Solution: Set limits with empathy so she wants to comply, and gets plenty of practice.

5. They don't feel heard. We can't make children obey, unless we're willing to hurt their bodies and break their spirits. They have to want to cooperate. Luckily, our kids usually give us the benefit of the doubt and follow our rules, as long as they feel heard.

Solution: Acknowledge her position: "I hear you. You're saying it loud and clear-- NO BATH! You really don't want to take a bath. I bet when you're older you'll NEVER take a bath, right?....Tonight you do need a bath, though....Do you want a bath or a shower?" Sometimes, your child might convince you to compromise or change your position. That's fine. Just explain your reasoning, so your child knows it was her win/win solution that changed your mind, not her obstinacy.

6. They feel disconnected from us. When kids don't follow our lead, it's because they feel disconnected from us. Why on earth would he feel disconnected? Because he was away from you all day. Or you lost your temper at him this morning. Or he's angry at you because you always have the baby on your lap.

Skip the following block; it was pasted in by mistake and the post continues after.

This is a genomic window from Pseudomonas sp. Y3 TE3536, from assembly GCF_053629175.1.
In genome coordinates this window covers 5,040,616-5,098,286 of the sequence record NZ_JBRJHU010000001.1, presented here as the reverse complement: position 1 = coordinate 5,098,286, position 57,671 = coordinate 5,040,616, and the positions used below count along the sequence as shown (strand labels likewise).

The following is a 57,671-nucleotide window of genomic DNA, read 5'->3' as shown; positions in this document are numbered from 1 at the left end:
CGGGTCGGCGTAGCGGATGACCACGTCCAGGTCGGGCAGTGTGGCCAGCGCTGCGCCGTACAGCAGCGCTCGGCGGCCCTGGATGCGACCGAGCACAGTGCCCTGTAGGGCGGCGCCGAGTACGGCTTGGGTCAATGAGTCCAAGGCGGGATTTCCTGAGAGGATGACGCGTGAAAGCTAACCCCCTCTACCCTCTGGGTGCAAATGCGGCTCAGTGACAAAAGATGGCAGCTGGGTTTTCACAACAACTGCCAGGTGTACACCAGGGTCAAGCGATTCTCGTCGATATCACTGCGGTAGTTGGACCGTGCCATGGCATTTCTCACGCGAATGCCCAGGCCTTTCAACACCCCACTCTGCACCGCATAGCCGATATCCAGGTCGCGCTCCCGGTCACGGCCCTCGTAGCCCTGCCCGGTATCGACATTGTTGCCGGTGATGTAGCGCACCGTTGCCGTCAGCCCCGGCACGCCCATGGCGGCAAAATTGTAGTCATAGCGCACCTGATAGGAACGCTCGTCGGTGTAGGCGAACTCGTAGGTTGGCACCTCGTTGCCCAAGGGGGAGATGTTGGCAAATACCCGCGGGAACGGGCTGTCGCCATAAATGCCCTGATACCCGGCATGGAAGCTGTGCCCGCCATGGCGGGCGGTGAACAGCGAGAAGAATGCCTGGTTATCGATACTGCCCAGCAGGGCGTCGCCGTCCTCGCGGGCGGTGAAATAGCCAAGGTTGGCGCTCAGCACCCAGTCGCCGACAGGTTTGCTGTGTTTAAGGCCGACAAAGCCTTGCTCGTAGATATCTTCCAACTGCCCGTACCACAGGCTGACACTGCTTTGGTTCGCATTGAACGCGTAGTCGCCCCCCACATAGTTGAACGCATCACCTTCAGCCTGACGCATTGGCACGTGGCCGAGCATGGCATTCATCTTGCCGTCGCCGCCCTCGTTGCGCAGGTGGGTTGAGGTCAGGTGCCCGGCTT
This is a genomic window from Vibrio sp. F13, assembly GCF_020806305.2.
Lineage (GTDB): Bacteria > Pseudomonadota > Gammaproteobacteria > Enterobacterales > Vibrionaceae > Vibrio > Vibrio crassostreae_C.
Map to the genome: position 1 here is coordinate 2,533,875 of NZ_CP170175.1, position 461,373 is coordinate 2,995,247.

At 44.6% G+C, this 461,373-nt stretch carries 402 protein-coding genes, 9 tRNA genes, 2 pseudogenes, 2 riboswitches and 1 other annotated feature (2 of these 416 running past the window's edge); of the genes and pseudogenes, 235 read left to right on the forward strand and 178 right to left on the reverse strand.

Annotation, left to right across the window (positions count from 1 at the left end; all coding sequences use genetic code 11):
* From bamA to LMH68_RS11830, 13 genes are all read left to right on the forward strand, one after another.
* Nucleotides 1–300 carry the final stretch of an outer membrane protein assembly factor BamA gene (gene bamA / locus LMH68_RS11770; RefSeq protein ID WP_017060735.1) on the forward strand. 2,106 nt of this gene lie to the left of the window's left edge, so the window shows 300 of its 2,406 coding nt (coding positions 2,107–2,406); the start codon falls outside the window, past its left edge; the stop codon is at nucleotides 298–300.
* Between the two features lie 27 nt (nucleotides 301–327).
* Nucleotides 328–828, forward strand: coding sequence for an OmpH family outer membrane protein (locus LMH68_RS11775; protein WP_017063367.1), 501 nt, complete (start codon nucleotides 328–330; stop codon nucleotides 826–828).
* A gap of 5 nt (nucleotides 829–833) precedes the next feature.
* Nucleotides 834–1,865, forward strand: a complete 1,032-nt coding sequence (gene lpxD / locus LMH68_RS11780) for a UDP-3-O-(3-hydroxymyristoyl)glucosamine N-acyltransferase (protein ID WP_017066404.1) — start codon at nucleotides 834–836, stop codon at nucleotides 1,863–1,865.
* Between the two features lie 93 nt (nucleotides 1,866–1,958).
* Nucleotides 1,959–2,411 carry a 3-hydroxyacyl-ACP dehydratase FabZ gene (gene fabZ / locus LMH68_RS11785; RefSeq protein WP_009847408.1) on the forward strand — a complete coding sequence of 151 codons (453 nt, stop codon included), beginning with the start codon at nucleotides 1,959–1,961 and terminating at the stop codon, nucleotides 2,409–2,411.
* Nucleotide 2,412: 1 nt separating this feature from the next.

Solution: Empathize with your child's experience, both when you're giving a directive and as often as you can. That rebuilds the connection. Be prepared for any upset feelings to surface once your child feels that warm connection more strongly, and stay compassionate through the resulting meltdown. After he's had a chance to "show" you the upset that's been weighing on him, your child will feel re-connected and cooperative.

7. They've given up on us. Children naturally look to their parents for nurturing and guidance. If they're convinced that we're on their side, they want to please us. So if your child is defiant, or you keep finding yourself in power struggles, that's a red flag that your relationship needs strengthening.

Solution: Half an hour of Special Time, one-on-one, daily. This seems so simple that most parents under-estimate the impact. But I have never seen special time fail. Be sure to do a lot of giggling and roughhousing on the days when you get to choose the activity. On alternate days, follow your child's lead.

8. They're human. Force creates push-back. All humans resist control, and kids are no different. The more they feel "pushed around" the more they rebel. That's a good thing. Training a child to be obedient means you'll always have to be there to give orders, and as an adult she may not stand up for herself. Teaching a child self-discipline raises a child who can think for herself, stand up for what's right, and isn't likely to be taken advantage of.

Solution: Choose your battles. Make sure your child knows you're on her side and she has some choices. Coach your child rather than trying to control her.